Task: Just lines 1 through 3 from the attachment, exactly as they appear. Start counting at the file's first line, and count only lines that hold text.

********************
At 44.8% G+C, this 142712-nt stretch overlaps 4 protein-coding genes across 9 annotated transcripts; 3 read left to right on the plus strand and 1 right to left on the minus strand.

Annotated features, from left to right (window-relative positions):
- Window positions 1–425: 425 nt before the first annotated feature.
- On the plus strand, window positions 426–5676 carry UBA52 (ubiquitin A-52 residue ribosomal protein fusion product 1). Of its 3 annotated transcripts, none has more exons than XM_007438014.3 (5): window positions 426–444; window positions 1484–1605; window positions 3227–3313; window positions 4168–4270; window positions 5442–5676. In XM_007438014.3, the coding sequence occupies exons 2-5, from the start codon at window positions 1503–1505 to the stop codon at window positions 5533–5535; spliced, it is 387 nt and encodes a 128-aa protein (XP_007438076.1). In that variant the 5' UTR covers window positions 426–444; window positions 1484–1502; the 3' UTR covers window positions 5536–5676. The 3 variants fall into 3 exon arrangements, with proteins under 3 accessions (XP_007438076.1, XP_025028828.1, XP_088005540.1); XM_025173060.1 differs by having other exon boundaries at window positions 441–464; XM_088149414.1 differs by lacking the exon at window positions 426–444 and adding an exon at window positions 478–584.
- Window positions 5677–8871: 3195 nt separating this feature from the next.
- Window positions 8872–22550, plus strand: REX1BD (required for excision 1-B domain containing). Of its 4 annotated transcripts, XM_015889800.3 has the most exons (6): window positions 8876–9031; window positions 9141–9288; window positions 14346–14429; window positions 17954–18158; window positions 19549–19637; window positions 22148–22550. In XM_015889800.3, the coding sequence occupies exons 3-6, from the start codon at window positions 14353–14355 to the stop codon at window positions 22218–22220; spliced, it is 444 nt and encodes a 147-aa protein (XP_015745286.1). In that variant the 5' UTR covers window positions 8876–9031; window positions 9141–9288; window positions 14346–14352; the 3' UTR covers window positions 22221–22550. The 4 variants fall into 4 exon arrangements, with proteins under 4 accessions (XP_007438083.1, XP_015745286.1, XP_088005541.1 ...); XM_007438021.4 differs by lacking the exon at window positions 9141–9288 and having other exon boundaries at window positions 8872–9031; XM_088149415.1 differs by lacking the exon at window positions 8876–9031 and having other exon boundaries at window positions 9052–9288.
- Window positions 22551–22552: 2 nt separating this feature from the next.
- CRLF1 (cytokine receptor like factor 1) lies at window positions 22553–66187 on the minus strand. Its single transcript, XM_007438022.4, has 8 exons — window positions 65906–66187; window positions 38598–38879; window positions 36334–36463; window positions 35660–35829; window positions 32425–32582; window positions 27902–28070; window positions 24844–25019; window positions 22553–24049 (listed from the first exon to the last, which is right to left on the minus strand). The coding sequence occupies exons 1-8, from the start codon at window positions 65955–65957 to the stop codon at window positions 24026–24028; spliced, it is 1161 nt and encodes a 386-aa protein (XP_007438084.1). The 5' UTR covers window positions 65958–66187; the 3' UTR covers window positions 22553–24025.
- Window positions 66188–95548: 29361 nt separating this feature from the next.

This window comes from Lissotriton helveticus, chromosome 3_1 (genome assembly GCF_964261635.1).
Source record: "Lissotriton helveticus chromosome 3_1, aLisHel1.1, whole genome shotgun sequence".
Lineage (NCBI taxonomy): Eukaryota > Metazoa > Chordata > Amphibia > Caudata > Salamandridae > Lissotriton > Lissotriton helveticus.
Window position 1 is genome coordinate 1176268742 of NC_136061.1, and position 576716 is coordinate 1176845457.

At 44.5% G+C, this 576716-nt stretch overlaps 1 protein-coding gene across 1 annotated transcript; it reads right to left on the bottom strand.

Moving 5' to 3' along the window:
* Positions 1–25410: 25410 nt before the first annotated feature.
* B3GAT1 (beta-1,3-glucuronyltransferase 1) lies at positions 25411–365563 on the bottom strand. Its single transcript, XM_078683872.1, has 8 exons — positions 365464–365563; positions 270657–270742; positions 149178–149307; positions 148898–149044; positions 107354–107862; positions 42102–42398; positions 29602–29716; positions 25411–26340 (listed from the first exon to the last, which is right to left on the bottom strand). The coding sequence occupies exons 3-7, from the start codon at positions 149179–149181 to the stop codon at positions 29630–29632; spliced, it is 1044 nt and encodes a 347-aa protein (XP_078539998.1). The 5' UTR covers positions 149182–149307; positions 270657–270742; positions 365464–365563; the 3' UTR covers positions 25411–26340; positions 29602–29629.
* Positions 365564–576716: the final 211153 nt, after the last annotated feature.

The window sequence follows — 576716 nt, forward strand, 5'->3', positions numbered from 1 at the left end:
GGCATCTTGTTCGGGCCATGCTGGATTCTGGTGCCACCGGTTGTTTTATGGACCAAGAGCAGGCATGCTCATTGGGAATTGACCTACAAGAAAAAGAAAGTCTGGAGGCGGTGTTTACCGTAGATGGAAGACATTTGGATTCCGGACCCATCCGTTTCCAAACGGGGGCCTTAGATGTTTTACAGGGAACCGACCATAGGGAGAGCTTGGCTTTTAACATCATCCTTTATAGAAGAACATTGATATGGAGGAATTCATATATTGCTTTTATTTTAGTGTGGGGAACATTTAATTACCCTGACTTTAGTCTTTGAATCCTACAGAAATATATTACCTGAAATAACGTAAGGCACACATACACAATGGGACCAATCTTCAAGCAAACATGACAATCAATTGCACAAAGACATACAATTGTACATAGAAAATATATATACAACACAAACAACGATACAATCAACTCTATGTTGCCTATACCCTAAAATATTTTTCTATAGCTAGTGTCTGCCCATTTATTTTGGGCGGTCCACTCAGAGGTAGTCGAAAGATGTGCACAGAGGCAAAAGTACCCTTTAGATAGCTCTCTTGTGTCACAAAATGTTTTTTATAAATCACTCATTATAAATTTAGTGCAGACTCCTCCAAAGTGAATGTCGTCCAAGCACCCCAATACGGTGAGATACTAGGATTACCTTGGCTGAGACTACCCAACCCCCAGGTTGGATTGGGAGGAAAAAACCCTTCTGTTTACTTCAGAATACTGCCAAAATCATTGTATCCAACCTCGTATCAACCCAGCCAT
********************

At 44.8% G+C, this 142712-nt stretch overlaps 4 protein-coding genes across 9 annotated transcripts; 3 read left to right on the plus strand and 1 right to left on the minus strand.

Annotated features, from left to right (window-relative positions):
- Window positions 1–425: 425 nt before the first annotated feature.